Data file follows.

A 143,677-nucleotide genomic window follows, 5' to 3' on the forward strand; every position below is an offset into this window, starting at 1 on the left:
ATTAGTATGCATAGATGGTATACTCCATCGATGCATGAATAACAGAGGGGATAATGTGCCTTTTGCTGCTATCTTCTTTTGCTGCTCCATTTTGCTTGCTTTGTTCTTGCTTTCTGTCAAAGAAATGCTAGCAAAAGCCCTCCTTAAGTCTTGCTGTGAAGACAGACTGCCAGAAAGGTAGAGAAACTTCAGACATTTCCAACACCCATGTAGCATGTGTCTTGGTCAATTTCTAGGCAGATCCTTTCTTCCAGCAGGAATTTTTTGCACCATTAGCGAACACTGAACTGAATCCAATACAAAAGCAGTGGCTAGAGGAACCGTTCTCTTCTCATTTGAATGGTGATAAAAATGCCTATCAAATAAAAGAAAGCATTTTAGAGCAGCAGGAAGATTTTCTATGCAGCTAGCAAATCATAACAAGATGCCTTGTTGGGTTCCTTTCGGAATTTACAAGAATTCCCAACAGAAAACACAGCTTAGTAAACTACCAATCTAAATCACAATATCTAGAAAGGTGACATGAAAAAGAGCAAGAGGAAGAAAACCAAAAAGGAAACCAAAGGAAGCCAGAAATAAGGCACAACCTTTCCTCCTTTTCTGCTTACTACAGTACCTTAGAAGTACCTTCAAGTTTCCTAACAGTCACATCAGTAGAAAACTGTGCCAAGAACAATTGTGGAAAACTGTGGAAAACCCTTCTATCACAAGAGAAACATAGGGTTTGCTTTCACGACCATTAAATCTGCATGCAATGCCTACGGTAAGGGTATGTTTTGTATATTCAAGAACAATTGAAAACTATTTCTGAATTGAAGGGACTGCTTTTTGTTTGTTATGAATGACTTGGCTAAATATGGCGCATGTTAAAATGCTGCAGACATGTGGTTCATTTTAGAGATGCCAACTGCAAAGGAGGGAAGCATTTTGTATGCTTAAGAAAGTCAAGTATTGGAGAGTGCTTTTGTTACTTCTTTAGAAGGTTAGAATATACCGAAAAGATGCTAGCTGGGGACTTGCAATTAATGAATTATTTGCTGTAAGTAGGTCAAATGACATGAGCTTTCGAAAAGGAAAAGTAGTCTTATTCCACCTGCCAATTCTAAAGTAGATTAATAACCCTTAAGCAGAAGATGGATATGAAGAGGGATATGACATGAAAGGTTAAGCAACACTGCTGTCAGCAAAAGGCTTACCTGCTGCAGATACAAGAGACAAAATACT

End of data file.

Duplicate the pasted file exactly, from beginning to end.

A 143,677-nucleotide genomic window follows, 5' to 3' on the forward strand; every position below is an offset into this window, starting at 1 on the left:
ATTAGTATGCATAGATGGTATACTCCATCGATGCATGAATAACAGAGGGGATAATGTGCCTTTTGCTGCTATCTTCTTTTGCTGCTCCATTTTGCTTGCTTTGTTCTTGCTTTCTGTCAAAGAAATGCTAGCAAAAGCCCTCCTTAAGTCTTGCTGTGAAGACAGACTGCCAGAAAGGTAGAGAAACTTCAGACATTTCCAACACCCATGTAGCATGTGTCTTGGTCAATTTCTAGGCAGATCCTTTCTTCCAGCAGGAATTTTTTGCACCATTAGCGAACACTGAACTGAATCCAATACAAAAGCAGTGGCTAGAGGAACCGTTCTCTTCTCATTTGAATGGTGATAAAAATGCCTATCAAATAAAAGAAAGCATTTTAGAGCAGCAGGAAGATTTTCTATGCAGCTAGCAAATCATAACAAGATGCCTTGTTGGGTTCCTTTCGGAATTTACAAGAATTCCCAACAGAAAACACAGCTTAGTAAACTACCAATCTAAATCACAATATCTAGAAAGGTGACATGAAAAAGAGCAAGAGGAAGAAAACCAAAAAGGAAACCAAAGGAAGCCAGAAATAAGGCACAACCTTTCCTCCTTTTCTGCTTACTACAGTACCTTAGAAGTACCTTCAAGTTTCCTAACAGTCACATCAGTAGAAAACTGTGCCAAGAACAATTGTGGAAAACTGTGGAAAACCCTTCTATCACAAGAGAAACATAGGGTTTGCTTTCACGACCATTAAATCTGCATGCAATGCCTACGGTAAGGGTATGTTTTGTATATTCAAGAACAATTGAAAACTATTTCTGAATTGAAGGGACTGCTTTTTGTTTGTTATGAATGACTTGGCTAAATATGGCGCATGTTAAAATGCTGCAGACATGTGGTTCATTTTAGAGATGCCAACTGCAAAGGAGGGAAGCATTTTGTATGCTTAAGAAAGTCAAGTATTGGAGAGTGCTTTTGTTACTTCTTTAGAAGGTTAGAATATACCGAAAAGATGCTAGCTGGGGACTTGCAATTAATGAATTATTTGCTGTAAGTAGGTCAAATGACATGAGCTTTCGAAAAGGAAAAGTAGTCTTATTCCACCTGCCAATTCTAAAGTAGATTAATAACCCTTAAGCAGAAGATGGATATGAAGAGGGATATGACATGAAAGGTTAAGCAACACTGCTGTCAGCAAAAGGCTTACCTGCTGCAGATACAAGAGACAAAATACT